Actinic Keratosis
Amebiasis
Aphthous Ulcers
Athletes Foot
Benign Keratosis
Blackheads
Blue Nevi
Bullous Pemphigoid
Carpal Tunnel Syndrome
Cataract
Cavernous Hemangioma
Dandruff
Dark Circles
Dermatitis Herpetiformis
Dermatofibroma
Dyshidrotic Dermatitis
Dyshidrotic Eczema
Epidermolysis Bullosa
Erythema Multiforme
Eye Stye
Flexural Psoriasis
Folliculitis
Fordyces Condition
Genital Herpes
Glaucoma
Herpes Simplex
Hrpes Zoster
Hidradenitis Suppurativa
Hodgkins Disease
Huntingtons Disease
Impetigo
Intertrigo
Lichen Simplex Chronicus
Lupus Erythematosus
Lymphomatoid Papulosis
Melasma
Pityriasis Lichenoides
Pityriasis Rosea
Plantar Warts
Poison Ivy
Pseudofolliculitis Barbae
Puffy Eyes
Seborrheic Dermatitis
Sporotrichosis
Tinea Capitis
Tinea Corporis
Tinea Cruris
Tinea Versicolor
Venous Angioma
Vulvodynia
Xerosis
 

 

Blue Nevi - Causes, Symptoms & Treatment

Blue nevus was first described as a variant of melanoma. It is a dark blue - black nevus covered by smooth skin and with minimal or without melanin pigmentation. Amelanotic cellular blue nevus is a cellular blue nevus. Blue nevi can also become cancerous when triggered by over exposure to UV rays. Like any other colored moles, these moles should be kept away from being exposed to the sunrays. The sun can damage the skin and could turn into melanoma. Blue nevi are solitary papules 2 mm to 1 cm in diameter or, less commonly, plaques, with a bluish color. Blue nevi are histologically similar to the Mongolian patch, commonly seen over the sacrum of Asian or African-American children. Blue rubber bleb nevus syndrome (BRBNS) is a rare disorder characterized by hemangiomas of the skin and gastrointestinal (GI) tract.

Dysplastic nevi can be found anywhere, but are most common on the trunk. Patients may have one, several, or dozens of dysplastic nevi at the same time. They often occur on sun-protected areas such as buttocks, breasts, and scalp. Although no minimum diameter is defined for dysplastic nevi, but they usually tend to be larger than common nevi, often greater than 5 mm in diameter. Blue nevi are most frequently noted in Asian populations, where the prevalence is estimated to be 3-5% in adults. They are found in 1-2% of white adults and are rarely found in blacks. Blue nevi are uncommon at birth or in the first few years of life, with an estimated prevalence of less than 1 case per 1000 population. Common and cellular blue nevi are not associated with chromosomal aberrations, and they show fewer B-RAF mutations compared with congenital and acquired nevi.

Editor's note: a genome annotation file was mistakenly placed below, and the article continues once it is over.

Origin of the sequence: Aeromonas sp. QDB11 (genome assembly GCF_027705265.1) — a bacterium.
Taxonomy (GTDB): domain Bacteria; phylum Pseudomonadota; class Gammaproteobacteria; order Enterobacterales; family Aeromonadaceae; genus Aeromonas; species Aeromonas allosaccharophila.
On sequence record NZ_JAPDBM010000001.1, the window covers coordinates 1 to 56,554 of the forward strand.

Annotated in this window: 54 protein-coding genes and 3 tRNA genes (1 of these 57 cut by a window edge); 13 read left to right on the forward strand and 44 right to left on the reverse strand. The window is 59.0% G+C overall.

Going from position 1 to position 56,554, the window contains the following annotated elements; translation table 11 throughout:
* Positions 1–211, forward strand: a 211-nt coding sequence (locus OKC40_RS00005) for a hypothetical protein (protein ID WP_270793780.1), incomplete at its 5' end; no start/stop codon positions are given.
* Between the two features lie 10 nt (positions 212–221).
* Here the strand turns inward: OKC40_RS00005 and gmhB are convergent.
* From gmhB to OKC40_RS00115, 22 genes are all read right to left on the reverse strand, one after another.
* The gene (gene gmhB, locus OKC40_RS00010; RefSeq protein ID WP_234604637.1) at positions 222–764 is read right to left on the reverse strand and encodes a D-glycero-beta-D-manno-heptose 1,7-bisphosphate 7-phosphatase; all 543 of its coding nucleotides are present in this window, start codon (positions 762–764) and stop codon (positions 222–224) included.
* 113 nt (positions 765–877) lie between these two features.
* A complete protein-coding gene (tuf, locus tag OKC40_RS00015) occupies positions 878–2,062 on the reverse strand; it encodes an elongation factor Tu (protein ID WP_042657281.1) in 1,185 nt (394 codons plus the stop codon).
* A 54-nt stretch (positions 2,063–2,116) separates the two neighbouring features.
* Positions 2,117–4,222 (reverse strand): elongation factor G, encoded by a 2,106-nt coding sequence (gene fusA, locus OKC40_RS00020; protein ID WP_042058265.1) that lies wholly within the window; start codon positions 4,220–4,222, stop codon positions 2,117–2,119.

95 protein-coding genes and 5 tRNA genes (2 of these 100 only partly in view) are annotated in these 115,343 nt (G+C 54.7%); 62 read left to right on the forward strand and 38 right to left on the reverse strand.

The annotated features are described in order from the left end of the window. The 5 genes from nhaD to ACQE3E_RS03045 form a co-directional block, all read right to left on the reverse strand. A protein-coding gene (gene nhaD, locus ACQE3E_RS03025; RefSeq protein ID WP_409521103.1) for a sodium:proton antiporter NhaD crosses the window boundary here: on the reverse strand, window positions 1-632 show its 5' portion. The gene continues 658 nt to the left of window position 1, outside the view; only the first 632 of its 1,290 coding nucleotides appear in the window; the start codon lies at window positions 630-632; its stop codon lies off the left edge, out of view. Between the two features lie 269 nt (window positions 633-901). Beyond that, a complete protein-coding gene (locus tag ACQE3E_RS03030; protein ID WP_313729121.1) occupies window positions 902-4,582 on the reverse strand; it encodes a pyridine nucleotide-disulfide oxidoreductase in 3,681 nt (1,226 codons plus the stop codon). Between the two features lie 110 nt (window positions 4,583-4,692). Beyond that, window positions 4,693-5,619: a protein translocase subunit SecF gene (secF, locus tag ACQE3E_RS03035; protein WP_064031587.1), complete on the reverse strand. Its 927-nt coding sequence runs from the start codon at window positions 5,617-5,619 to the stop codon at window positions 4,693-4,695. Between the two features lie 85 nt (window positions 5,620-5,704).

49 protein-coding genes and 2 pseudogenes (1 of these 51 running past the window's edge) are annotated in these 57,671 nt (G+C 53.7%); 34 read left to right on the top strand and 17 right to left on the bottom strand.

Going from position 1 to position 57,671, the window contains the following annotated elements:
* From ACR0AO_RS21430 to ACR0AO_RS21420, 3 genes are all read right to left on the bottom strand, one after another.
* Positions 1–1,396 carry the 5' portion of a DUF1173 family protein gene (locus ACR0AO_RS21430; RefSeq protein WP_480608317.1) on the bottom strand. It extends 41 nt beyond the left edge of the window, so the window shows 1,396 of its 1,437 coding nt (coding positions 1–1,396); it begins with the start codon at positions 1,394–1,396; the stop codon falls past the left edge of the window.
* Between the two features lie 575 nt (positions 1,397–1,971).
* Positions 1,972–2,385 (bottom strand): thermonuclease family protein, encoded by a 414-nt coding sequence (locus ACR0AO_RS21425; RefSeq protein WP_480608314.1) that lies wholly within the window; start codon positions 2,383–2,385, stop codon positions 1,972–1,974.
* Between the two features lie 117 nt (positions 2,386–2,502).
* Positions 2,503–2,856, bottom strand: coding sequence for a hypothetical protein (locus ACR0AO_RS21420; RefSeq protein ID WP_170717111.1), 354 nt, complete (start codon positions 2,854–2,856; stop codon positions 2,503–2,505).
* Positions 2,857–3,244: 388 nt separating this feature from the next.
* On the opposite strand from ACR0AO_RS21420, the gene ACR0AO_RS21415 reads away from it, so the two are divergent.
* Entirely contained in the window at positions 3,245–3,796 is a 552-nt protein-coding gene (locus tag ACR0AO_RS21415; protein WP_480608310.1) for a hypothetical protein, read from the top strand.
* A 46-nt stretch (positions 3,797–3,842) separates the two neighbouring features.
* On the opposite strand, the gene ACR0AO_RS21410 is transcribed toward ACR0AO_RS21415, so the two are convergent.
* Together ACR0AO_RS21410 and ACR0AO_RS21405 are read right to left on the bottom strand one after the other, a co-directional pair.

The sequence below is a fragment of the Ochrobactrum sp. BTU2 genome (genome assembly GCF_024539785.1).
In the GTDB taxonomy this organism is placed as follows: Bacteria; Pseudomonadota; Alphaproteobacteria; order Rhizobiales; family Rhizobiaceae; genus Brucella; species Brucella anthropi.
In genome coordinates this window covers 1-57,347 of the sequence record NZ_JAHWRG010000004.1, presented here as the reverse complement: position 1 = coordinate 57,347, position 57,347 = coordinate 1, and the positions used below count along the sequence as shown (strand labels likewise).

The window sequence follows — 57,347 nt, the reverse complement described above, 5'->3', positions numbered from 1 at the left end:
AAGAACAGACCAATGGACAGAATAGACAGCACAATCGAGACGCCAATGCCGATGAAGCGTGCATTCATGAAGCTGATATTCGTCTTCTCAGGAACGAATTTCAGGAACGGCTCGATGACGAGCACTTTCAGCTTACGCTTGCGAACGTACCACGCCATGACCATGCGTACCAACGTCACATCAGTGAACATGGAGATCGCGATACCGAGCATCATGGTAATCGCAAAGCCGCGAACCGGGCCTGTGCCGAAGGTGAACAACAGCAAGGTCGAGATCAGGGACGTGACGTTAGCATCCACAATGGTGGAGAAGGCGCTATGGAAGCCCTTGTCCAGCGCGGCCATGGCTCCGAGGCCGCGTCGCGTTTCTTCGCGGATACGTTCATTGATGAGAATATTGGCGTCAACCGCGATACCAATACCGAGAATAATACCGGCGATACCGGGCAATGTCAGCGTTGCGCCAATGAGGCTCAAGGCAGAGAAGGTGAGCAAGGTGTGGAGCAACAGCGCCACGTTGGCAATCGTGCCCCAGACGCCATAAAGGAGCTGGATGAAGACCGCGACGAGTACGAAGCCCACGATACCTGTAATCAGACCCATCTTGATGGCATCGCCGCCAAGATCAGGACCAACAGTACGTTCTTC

Causes of Blue Nevi

Common causes of Blue Nevi

  • Cold weather.
  • Melanoma.
  • Moles.
  • Aging.
  • Bulging veins.
  • UV radiation trigger.
  • Raynaud's phenomenon.
  • Weakened Immune System.
  • Sunburns.
  • Xeroderma Pigmentosum.

Symptoms of Blue Nevi

Common Symptoms of Blue Nevi

  • Itches.
  • Burning sensation.
  • Surrounded by redness.
  • Pain.
  • Lesion.
  • It is dry, rough to the touch and sensitive.
  • Notched or fading borders.

Treatment of Blue Nevi

Common Treatment of Blue Nevi

  • Pulsed Q-switched laser surgery is a very effective treatment for nevi of Ota and Ito, and it works via selective photothermal and photomechanical destruction of dermal melanocytes and melanophages.
  • Cryotherapy is also very effective in the eradication of damaged part of the skin.
  • Dermabrasion can be used as alone or combined with other modalities, such as carbon dioxide snow, autologous epithelial grafting.
  • Dysplastic moles can also be removed by microscopic evaluation .
  • Use a good sunscreen lotion of minimum SPF-15 and wear a broad-brimmed hat when outdoors.
  • Destroying the abnormal cells is usually done by freezing the skin with liquid nitrogen.

 

 

 

 

 

Home | Blog | Contact Us
Copyright TheSkinDisorders.com All Rights Reserved.

Disclaimer : All information on www.theskindisorders.com is for educational purposes only. It is not a substitute for professional medical advice. For specific medical advice, diagnoses, and treatment, please consult your doctor.